A BA Journalism student’s reflection on the process of finding a media internship

My search for work placement and/or project opportunities has been ongoing throughout my degree however, for this particular “placement module” of my course, the search began in January.

The importance of having a strong network has become more and more apparent to me, as I learn that many opportunities in the creative industry arise from “who you know” and how you present yourself, as well as “what you know.” That doesn’t mean you need to know everyone, it means it is important to make smart connections with those doing substantial or relevant work in your field. Those who you can see yourself working progressively with, in a manner that benefits both yourself and them.

First Opportunity & Lesson Learned.

My first internship opportunity came through a network connection, an alumni of UAL, who was working for 4Music at the time. After a conversation about me looking for work experience, I sent her my CV and she managed to arrange for me to come in and do a one-week internship with the company. Unfortunately, she then left the company towards the end of March, and my internship was also dropped. The lesson taken from this was; whilst it is important to have a strong network, being entirely dependent on your network isn’t ideal either.

On the other hand, this situation was useful in leading me to think “what do I actually want out of an internship?” The internship I was to do at 4music, was going to be very tailored to myself as an individual and the kind of work I would like to be doing when I graduate.

At this point I hadn’t been applying for a specific advertised roles. I was naturally networking, presenting what I had to offer and demonstrating how I could make valuable contributions to the to the companies that I had researched – an approach that I find myself using very often. It allows me to maintain creative freedom, that is sometimes lost when following the traditional route.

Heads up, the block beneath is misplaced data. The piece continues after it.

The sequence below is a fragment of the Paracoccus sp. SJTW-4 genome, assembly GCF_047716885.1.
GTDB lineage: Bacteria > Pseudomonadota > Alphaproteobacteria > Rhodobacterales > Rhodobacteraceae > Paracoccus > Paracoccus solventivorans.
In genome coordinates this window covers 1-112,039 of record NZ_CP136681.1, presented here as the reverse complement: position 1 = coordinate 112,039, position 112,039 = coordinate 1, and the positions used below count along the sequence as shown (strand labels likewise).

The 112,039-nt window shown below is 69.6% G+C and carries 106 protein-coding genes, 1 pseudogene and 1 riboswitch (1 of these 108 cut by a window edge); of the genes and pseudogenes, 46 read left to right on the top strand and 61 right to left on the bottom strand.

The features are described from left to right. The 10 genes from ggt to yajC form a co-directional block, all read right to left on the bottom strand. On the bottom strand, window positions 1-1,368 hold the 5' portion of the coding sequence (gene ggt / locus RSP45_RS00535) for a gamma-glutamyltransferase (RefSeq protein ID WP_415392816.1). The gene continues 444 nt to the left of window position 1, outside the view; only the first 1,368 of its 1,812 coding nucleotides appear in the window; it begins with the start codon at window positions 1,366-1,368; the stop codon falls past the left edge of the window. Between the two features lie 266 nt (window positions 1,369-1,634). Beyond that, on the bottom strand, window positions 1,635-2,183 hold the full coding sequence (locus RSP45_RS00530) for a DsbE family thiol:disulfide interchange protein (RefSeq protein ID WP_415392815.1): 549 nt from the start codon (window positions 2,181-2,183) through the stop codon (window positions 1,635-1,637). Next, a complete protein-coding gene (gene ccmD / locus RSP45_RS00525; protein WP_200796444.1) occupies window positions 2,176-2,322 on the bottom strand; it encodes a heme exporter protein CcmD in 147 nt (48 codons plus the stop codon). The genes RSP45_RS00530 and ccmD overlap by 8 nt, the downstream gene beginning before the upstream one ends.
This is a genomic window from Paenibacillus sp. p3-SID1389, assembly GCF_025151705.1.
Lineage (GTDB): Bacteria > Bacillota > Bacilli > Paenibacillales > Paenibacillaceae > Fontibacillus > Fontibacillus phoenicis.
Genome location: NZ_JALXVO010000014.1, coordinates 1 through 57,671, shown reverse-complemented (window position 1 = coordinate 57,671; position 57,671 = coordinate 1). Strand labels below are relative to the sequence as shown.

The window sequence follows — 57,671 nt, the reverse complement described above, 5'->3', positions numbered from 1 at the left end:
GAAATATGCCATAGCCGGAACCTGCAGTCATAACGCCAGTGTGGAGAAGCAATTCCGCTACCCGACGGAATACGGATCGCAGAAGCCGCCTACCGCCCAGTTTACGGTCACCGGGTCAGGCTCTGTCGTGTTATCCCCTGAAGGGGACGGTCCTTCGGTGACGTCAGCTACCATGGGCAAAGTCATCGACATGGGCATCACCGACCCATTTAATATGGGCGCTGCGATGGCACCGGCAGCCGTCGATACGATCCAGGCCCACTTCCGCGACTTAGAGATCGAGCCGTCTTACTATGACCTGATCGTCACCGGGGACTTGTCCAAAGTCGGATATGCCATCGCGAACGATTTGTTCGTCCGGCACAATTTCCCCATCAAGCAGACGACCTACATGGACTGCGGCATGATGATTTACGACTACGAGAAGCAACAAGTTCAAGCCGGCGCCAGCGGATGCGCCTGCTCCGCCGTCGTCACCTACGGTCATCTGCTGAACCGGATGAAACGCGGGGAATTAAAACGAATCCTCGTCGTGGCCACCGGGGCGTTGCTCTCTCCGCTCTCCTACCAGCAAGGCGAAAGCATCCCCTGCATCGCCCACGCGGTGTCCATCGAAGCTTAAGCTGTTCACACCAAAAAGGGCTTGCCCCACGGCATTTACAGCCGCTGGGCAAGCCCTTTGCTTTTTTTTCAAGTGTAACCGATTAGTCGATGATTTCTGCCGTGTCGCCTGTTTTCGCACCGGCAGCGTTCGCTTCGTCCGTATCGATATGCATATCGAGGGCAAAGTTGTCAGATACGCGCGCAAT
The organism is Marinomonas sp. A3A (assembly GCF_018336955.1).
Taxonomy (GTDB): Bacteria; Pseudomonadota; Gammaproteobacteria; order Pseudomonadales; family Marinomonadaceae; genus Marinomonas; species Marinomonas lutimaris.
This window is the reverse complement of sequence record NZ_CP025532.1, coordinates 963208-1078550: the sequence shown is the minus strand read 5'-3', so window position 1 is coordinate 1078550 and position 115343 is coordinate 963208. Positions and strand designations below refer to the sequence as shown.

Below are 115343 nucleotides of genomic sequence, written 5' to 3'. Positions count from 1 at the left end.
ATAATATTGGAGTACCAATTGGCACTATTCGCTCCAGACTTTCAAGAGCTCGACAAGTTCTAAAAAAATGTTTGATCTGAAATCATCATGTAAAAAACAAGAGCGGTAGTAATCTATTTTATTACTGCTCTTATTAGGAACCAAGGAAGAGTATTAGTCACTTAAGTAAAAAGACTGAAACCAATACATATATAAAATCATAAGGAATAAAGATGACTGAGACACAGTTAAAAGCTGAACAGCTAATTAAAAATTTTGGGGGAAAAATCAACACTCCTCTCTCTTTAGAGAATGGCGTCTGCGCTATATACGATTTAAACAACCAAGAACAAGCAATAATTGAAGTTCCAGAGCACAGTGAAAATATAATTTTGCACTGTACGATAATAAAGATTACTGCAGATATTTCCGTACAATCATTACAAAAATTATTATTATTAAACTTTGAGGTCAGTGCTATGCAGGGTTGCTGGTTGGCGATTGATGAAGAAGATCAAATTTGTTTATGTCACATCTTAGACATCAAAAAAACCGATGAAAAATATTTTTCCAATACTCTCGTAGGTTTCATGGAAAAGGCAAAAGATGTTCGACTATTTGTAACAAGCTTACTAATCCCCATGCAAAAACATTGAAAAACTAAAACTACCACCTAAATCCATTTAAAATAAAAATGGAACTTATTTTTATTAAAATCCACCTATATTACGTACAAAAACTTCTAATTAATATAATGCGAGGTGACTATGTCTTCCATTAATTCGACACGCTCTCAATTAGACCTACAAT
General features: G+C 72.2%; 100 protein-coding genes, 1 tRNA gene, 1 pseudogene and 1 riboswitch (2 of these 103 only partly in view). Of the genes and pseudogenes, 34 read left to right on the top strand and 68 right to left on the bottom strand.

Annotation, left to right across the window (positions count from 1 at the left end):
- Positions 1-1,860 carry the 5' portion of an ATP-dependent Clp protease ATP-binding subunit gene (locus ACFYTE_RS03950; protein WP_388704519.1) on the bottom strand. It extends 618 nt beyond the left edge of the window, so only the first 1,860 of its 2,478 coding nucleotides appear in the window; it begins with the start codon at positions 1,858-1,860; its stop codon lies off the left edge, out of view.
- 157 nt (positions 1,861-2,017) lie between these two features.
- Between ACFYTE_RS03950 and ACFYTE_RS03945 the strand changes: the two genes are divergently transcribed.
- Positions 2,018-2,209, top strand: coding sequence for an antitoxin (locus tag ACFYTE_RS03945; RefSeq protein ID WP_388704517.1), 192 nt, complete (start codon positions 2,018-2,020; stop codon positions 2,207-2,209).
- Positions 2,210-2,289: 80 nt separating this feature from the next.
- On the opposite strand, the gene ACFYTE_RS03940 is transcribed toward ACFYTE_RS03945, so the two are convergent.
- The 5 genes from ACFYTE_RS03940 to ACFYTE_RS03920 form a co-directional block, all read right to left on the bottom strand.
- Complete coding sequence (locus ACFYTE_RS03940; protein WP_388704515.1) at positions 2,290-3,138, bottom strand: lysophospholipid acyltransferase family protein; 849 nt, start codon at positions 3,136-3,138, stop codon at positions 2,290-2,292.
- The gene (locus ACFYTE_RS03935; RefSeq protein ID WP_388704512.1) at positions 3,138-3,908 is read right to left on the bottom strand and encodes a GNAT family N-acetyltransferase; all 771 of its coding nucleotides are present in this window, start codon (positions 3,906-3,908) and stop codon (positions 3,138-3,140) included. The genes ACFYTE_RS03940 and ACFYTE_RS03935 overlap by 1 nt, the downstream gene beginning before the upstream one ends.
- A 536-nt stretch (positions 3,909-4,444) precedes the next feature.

The “right” mindset.

What I didn’t and still don’t want now, is experience for the sake of experience. It has always been imperative that whatever I do is progressive for me as an individual. I believe in working smart and using the finite amount of time that I have on this earth, in the most wholesome way. These are all things I took into consideration whilst researching more opportunities.

Additionally, I already had different forms of experience in Journalism, and so I was looking for “the next thing.” A placement that would diversify my portfolio, allow me to gain new skills and further expand my network. I also really wanted to find an environment that would suit my personal style as a writer/journalist.

The latter was most important to me, as a black woman who is naturally multi-faceted. My scope of subject interest is diverse and so is my skillset. I enjoy working with a variety of mediums, using creative methods to communicate a message and working with like-minded people. It is no secret that black women are the least represented in our journalism industry, as “British journalism is 94% white and 55% male.” Many black women who have become successful; those who inspire me have carved out unique career paths for themselves. For example, Liv Little, editor-in-chief of Gal-Dem.

 

Previous Experience.

My time at Certified UK channeled the journalist who loves music and is very connected to the best of up and coming talent. At vsnotebook I become confident in expressing my individual style, using that to connect with others and to create platforms where they were able to do the same. With Shades of Noir I have honed the critical thinker and the strategist within me.

Through these experiences I have learnt a lot about myself. I work best in diverse and forward-thinking environments, and tend to feel stifled when I am not able to continue growing. I have noticed the importance of working on my own individual projects, as that is where I am totally free to channel myself into my work. I enjoy having that balance of “a job role” and what I call “projects of love and passion.”

I have been searching for opportunities that allow me to combine the two, whilst still fulfilling my duty as a writer/journalist. I have found that media companies with a unique ethos and/or punk values, especially those that began by serving a niche and then expanded – are the best for me. For example, Refinery29 and Boiler Room.